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Last update:Apr 30, 2019

Item Status Links
National Adaptation Strategy
  • Adopted
National Adaptation Plan
  • Adopted
  • Adopted
Impacts, vulnerability and adaptation assessments
  • Completed
  • Completed
  • Completed
Research programs
  • Currently being undertaken
  • Completed
  • Currently being undertaken
  • Completed
Meteorological observations
  • Established
Climate Projections and Services
  • Established
CC IVA portals and platforms
  • Established
Monitoring, Indicators, Methodologies
  • Being developed

 

Monitoring Mechanism Regularion
  • Last reporting on Adaptation (Art. 15) submitted
National Communication to the UNFCCC
  • Last National Communication Submitted

Adaptation Strategies

In 2009 the Swedish Parliament adopted a coherent policy for climate and energy (Prop. 2008/09:162) which includes the initial steps for the Swedish society to adapt to a changing climate. It lays the foundation for a medium-term process to progressively identify the effects of climate change, assess the risks, and develop and implement adaptation measures. It also commits to concrete steps in the further development and implementation of adaptation measures. It follows an integrated approach that takes account of the interactions between sector and regional activities and strives to incorporate consideration of the possible impacts of climate change in all relevant policies.

In 2018, the Swedish Government adopted the National Adaptation Strategy. The strategy outlines mechanisms for coordination, monitoring, evaluation and review of adaptation to climate change. As the work on adaptation cuts across many different disciplines, it is to a large extent guided by existing legislation, frameworks and targets, both national and international. Examples include the work on Agenda 2030 and the Swedish Environmental Quality Objectives. Adaptation action plans To underpin the national strategy with specific action, the regional government offices have adopted 21 regional action plans covering the whole of Sweden with nearly 800 proposed actions. The main actions proposed in the plans concern flood protection, protection of drinking water, shoreline protection, infrastructure (roads, railways), adaptation of agriculture and forestry, resilience for heat waves and health care. An overview of the adaptation action plans undertaken in the regions is available as a summary.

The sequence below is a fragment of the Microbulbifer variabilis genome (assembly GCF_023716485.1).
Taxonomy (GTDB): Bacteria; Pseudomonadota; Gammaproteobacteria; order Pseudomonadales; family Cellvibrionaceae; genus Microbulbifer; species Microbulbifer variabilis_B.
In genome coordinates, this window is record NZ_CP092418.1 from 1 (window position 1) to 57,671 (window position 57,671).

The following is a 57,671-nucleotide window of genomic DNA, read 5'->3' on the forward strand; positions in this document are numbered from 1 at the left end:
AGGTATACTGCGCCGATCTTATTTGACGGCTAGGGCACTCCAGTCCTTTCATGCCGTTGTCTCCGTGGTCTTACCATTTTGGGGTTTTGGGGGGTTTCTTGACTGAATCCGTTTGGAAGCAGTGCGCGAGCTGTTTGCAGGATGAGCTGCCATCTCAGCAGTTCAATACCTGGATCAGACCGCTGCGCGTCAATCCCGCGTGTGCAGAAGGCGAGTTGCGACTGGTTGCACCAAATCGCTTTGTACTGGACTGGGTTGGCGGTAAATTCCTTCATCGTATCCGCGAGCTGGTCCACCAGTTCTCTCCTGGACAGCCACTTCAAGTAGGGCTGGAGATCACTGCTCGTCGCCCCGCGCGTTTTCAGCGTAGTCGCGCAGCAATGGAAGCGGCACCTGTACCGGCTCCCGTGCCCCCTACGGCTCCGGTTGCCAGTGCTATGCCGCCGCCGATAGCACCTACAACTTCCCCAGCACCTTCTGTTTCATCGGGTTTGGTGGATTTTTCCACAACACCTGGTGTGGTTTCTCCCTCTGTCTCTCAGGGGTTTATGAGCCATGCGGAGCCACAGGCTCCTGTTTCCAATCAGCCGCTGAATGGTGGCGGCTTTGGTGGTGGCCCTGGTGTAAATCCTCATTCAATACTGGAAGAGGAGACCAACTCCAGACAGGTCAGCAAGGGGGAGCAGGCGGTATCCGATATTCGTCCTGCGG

Many national authorities have developed, or are in the process of developing, action plans for the sectors for which they are responsible. Some local authorities have also developed adaptation action plans for their municipality.

Implementation means

Many Swedish authorities play an important role in adaptation work through their respective sectoral responsibilities and are working on preventive measures, building knowledge and improving resilience. To underpin the National Adaptation Strategy with specific actions the Government decided in June 2018 on an ordinance which mandates 32 national authorities and the 21 County Administrative Boards to initiate, support and follow up on adaptation within their area of responsibility, including to develop action plans. Several national authorities had already developed action plans for the sectors that fall under their responsibility. So far, sectors that have received national funds for developing such plans include:

  • forestry,
  • human health,
  • construction/land use and
  • reindeer herding/sami culture.

In June 2018, the National Board on Planning, Building and Housing was given a coordinating role in relation to adaptation within physical planning. The Government has issued amendments to the Planning and Building Act proposed in the National Adaptation Strategy and approved by the Riksdag in June 2018. The changes in legislation require the municipalities to give their views in the master plan on the risk of damage to the built environment that may followed by climate-related landslides, erosion and floods. The municipalities will also give their views on how such risks can be reduced or eliminated. The changes to the law also give municipalities the power to place demands on land permeability in the detailed planning rules.

The Government finances measures to improve knowledge about the impacts of climate change and adaptation, for example by implementing prevention measures against landslides and flooding. For 2018, the budget is increased to SEK 214 million and for 2019 to SEK 317 million. The Government also distributes assignments related to various measures to sector agencies. Most adaptation issues are, however, multidisciplinary, meaning that work on climate adaptation is largely performed in collaboration between different actors and sectors at the national, regional and local levels.

Sweden has a well-established and functioning framework for disaster risk reduction (DRR), including work in forums for crisis preparedness. The work is coordinated by the Swedish Civil Contingencies Agency (MSB). Cooperation is promoted on all levels and between sectors and actors working with land use planning, risk management, natural disasters and climate adaptation, in order to reduce risks and enhance preparedness. Several coordination forums currently exist in Sweden where sector agencies and other stakeholders can share experiences and plan key actions.